JTA has launched the first salvo in the Jewish war against proposed Obama intelligence appointee, Chas. Freeman. Freeman is a friend of Obama intelligence chief, Adm. Dennis Blair, who asked the former to chair the National Intelligence Council. Freeman’s background as former U.S. ambassador to Saudi Arabia and vocal critic of the Israeli Occupation renders him deeply suspect in the pro-Israel community.
JTA’s Ron Kampeas dredged up a highly dubious “expose” published by his newspaper in 2005 which purported to find hatred of Israel in many educational materials created by Arab groups and circulated for use in U.S. schools. Among them was a book funded by the Middle East Policy Council, chaired by Freeman.
Here is Kampeas’ lurid prose today inveighing against Freeman:
The Obama administration’s reported pick for a top intelligence post helped peddle a Saudi-funded school study guide decried by Jewish groups and educators for having anti-Jewish biases…
Freeman is president of the Middle East Policy Council, a Saudi-funded think tank. A JTA investigative series in 2005 exposed how the council, led by Freeman, joined with Berkeley, Calif.-based Arab World and Islamic Resources in peddling the “Arab World Studies Notebook” to American schools. In the version examined that year by JTA staff, the “Notebook” described Jerusalem as unequivocally “Arab,” deriding Jewish residence in the city as “settlement”; cast the “question of Jewish lobbying” against “the whole question of defining American interests and concerns”; and suggested that the Koran “synthesizes and perfects earlier revelations.”
Then I went back to the original 2005 story to see whether its claims were any better documented. They weren’t:
The “Arab World Studies Notebook” is…billed by its creators as an important tool to correct misperceptions about Islam and the Arab world, the manual for secondary schools has been blasted by critics for distorting history and propagating bias.
…The…publication was created as the joint project of two organizations – both of which receive Saudi funding.
Some of the references are subtle, say critics, making them all the more harmful. For example, the manual:
• Denigrates the Jews’ historical connection to Jerusalem. One passage, describing the Old City, says that “the Jerusalem that most people envisage when they think of the ancient city is Arab. Surrounding it are ubiquitous high-rises built for Israeli settlers to strengthen Israeli control over the holy city.”
• Suggests that Jews have undue influence on U.S. foreign policy. Referring to Harry S. Truman’s support of [Israel] it says: “Truman’s decision to push the U.N. decision to partition Palestine ended in the creation of Israel. The questions of Jewish lobbying and its impact on Truman’s decision with regard to American recognition – and indeed, the whole question of defining American interests and concerns – is well worth exploring.”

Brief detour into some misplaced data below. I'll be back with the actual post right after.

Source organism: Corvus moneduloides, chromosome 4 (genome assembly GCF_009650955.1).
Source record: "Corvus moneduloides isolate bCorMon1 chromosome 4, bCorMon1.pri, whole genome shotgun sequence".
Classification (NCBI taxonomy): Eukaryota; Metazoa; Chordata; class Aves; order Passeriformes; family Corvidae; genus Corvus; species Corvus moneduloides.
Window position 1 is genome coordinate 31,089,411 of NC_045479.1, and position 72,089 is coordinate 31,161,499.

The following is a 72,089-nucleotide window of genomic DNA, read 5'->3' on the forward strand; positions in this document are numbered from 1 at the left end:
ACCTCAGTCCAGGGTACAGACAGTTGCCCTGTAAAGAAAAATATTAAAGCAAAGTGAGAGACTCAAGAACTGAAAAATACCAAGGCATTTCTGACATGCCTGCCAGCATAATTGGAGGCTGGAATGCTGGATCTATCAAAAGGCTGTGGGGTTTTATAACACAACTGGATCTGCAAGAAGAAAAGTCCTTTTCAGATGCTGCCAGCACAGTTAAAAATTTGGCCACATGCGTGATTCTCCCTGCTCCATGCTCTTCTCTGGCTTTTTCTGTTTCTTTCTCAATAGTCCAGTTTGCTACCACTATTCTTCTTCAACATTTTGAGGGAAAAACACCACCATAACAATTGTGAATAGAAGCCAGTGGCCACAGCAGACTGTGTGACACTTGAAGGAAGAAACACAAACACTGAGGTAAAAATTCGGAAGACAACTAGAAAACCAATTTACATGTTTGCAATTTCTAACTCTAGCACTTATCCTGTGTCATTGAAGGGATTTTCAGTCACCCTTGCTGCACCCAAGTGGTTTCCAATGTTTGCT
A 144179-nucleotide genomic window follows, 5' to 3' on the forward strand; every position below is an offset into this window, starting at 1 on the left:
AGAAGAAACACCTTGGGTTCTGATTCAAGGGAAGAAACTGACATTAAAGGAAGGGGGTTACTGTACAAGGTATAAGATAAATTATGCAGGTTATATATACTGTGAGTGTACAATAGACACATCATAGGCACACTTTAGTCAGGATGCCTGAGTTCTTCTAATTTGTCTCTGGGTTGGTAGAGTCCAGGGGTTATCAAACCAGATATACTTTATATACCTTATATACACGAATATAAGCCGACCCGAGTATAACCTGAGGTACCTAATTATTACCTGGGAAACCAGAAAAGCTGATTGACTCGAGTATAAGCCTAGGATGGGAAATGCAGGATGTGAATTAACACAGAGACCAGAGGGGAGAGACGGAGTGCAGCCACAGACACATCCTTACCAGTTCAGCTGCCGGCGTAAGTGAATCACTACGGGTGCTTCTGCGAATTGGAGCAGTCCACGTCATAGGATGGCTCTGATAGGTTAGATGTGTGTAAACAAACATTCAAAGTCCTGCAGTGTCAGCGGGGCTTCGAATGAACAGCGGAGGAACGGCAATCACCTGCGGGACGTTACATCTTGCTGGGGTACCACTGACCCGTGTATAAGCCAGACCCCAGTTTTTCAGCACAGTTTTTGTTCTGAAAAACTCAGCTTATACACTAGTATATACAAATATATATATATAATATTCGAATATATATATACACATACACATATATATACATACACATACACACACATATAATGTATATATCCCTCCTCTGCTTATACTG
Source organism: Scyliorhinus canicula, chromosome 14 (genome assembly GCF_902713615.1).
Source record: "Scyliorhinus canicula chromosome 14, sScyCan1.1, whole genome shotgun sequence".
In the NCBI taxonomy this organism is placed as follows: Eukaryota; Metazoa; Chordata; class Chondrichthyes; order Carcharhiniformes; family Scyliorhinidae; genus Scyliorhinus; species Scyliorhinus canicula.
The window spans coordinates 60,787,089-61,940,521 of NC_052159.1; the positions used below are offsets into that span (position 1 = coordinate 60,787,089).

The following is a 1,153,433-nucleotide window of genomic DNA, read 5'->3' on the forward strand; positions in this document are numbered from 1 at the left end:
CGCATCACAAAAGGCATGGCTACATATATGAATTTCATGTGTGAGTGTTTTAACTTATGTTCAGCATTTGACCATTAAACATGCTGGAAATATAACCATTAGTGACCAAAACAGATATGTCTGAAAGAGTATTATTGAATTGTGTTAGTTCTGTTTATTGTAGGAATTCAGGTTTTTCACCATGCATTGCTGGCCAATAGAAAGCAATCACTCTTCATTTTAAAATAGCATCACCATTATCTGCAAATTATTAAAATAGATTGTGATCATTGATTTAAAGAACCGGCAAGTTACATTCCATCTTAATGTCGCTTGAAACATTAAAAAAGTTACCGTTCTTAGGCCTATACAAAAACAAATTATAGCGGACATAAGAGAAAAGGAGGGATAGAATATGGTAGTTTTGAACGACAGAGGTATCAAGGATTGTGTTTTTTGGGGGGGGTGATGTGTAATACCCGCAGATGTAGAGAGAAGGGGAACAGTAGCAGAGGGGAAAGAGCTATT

• Suggests that the Koran “synthesizes and perfects earlier revelations,” meaning those ascribed to by Christians and Jews.
• Leaves out any facts and figures about the State of Israel in its country-by-country section, but refers instead only to Palestine.
So here is the extent of the charges against the book that Freeman, as Kampeas would have you believe, personally peddled to impressionable American school children:
1. It correctly notes that much of Jerusalem’s Old City is Arab. Also notes that Jerusalem’s suburban communities across the Green Line are “settlements” and that those who live there are “settlers.” The JTA report would have you believe that the textbook is calling every Jewish resident of Jerusalem a “settler.” Considering that they have not provided enough context in their quote to know precisely what the text is specifically saying, I judge the reference to “ubiquitous high rises” to refer to newer Jerusalem neighborhoods across the Green Line, which are generally understood by everyone except Israel to be settlements.
2. Correctly suggests that lobbying by American Zionists had an effect on Truman’s decision to recognize Israel and that this subject is “well worth exploring.”
3. Correctly notes that Muslims see the Koran as “perfecting earlier revelations” of Christianity and Judaism, just as Jews see their religion as progressing from previous pagan religions common to ancient Israel.
4. Correctly notes that a textbook about the Arab Middle East doesn’t feature a great deal of information about Israel.
So what have we here? Where’s the smoking gun?
To his credit, the JTA reporter does quote a figure sympathetic to Freeman like M.J. Rosenberg. And I suppose I should be thankful that Freeman’s chief “accuser” in this story is none other than putative Aipac spy, Steve Rosen. I find it rich that Rosen in effect accuses Freeman of having “dual loyalty” to Saudi Arabia, when the U.S. government is currently accusing Rosen of stealing secret intelligence documents to give to Israel. One man’s dual loyalty is another’s filial duty to the Jewish state.
Among Freeman’s other offenses were to defend Walt-Mearsheimer’s The Israel Lobby, along with accepting $750,000 in Saudi funding for MEPC. Kampeas does note a fact previously reported by Politico’s Ben Smith–that pro-Israel analysts like Dennis Ross also work in a similarly partisan environment funded by heavily pro-Israel donors. Ross also worked for a think tank affiliated with the Jewish Agency for Israel, a quasi-government group.
So it seems that for Rosen and Freeman’s other detractors, what’s good for a goose like Ross isn’t for a gander like Freeman. Seems fair to me.